The babies have made me a part of the neighborhood. Taking them out for a walk means smiles and thumbs up from strangers, meeting women young and old, waving at kids, petting dogs, conversations of all sorts.
For the two years I lived here before the twins’ arrival I had developed a hello relationship with the two couples downstairs and with one neighbor. Since the babies arrived I have met Carmen and Nilsin next door, their teenage daughter and her friend, their father, and on the other side Ted and Helen, Dorothy, and many of Helen’s lady friends from the neighborhood who gather in her front yard on pleasant evenings. I’ve met Wally down the block and his two bull terriers, Luna and Patchy. And I at least smile at the man on the corner with the long white ponytail, who never gave me the time of day before.
My mother in law, who managed to raise my husband in a rough patch of Yonkers, New York, often gives me advice about how to stay safe in a neighborhood. “You have to go out so people see you,” she says. “Then they know you belong there, and if something happens to you they look out for you.” With these babies, people see me.
Sunset Park is a beautiful mix of Chinese, Mexican, Puerto Rican, young urban professionals, Hasidic Jews and everything in between. As I walk down the street there are exclamations of “Twins?” “Oh, so cute, twins!” “A boy and a girl?” “God bless!” “God bless them!” “Congratulations.” A teen girl crossing the street with a group of friends: “OH MY GOD TWINS!!” An elderly lady carrying two huge bags of cans holds up two fingers and beams, “TWO?!” She then continues to speak to me in Chinese, the both of us smiling the while. A little girl runs up and strokes M’s face and runs off before I can say anything.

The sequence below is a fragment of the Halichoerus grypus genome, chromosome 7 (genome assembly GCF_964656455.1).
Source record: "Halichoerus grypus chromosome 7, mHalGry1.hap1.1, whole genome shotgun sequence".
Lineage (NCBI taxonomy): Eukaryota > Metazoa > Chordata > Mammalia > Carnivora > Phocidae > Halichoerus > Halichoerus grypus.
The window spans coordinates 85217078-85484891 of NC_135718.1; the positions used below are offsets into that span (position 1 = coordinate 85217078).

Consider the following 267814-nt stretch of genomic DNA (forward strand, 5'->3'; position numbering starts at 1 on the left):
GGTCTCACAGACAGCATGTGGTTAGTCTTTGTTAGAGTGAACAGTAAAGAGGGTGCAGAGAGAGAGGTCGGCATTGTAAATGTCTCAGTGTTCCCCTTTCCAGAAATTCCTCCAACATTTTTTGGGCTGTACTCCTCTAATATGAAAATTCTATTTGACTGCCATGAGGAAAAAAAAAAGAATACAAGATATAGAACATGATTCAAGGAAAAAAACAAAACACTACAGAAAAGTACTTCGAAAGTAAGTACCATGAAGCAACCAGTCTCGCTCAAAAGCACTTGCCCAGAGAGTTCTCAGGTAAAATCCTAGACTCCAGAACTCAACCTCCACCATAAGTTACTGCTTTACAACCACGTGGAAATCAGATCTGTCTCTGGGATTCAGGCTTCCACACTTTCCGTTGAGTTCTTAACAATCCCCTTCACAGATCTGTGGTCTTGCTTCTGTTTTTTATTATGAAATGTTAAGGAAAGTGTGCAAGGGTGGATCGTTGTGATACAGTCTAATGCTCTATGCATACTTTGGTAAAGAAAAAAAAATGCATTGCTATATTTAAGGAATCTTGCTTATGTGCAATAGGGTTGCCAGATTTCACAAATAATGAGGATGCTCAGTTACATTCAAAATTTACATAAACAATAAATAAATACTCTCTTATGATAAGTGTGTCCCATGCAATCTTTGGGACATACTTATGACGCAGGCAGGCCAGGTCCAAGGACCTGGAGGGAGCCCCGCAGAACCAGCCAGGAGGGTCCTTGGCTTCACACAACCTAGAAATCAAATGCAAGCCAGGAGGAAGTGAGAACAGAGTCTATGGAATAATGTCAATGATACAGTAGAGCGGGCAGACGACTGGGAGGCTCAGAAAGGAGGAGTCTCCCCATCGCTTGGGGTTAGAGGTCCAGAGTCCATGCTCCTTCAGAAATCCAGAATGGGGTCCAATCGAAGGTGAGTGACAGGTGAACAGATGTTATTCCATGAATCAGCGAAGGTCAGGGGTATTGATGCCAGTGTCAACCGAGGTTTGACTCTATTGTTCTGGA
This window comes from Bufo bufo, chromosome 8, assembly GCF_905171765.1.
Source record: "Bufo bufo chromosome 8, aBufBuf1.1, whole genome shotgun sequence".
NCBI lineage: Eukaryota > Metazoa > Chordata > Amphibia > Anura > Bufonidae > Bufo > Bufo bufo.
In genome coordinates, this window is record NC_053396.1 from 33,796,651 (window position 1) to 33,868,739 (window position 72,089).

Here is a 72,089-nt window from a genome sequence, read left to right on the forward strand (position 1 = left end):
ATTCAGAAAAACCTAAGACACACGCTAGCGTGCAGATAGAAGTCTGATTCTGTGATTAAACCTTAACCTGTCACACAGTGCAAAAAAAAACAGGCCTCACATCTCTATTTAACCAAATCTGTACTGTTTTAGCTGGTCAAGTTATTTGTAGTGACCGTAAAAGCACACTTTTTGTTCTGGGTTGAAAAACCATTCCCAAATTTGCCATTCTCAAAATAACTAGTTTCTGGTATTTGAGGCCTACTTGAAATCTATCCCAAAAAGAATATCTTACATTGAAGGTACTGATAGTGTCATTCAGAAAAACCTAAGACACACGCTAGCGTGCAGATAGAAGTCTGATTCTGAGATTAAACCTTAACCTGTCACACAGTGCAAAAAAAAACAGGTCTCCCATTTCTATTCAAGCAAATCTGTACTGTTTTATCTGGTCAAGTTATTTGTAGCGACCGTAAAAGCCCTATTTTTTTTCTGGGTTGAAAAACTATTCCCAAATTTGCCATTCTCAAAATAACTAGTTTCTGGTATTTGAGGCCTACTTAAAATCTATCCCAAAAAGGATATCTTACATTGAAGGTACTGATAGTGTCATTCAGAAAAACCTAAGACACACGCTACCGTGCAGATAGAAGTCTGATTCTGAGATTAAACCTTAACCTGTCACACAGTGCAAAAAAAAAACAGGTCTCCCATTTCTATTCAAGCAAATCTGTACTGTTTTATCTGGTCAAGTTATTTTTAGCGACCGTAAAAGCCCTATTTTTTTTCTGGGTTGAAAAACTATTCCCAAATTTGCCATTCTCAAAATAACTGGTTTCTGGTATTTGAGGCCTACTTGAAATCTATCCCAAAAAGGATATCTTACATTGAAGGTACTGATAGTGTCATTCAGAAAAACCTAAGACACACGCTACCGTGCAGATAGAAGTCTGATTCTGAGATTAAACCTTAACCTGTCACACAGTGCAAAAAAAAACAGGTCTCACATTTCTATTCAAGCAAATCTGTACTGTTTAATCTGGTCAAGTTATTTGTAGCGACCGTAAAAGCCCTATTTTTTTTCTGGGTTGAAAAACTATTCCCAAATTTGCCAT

Yesterday my neighbor on the left was outside as I arrived home from a walk. “Oh the twins!” she said, “Let me come see how big they are.” “Can I help you up the stairs?” her husband offered, edging down his own stoop. After she’d admired them and was turning toward home she said smiling, “You live in the baby house.” (Our downstairs neighbors also have babies. We are also the only rental building on a block of owners.) “It’s great,” she said, “They bring joy to the block.”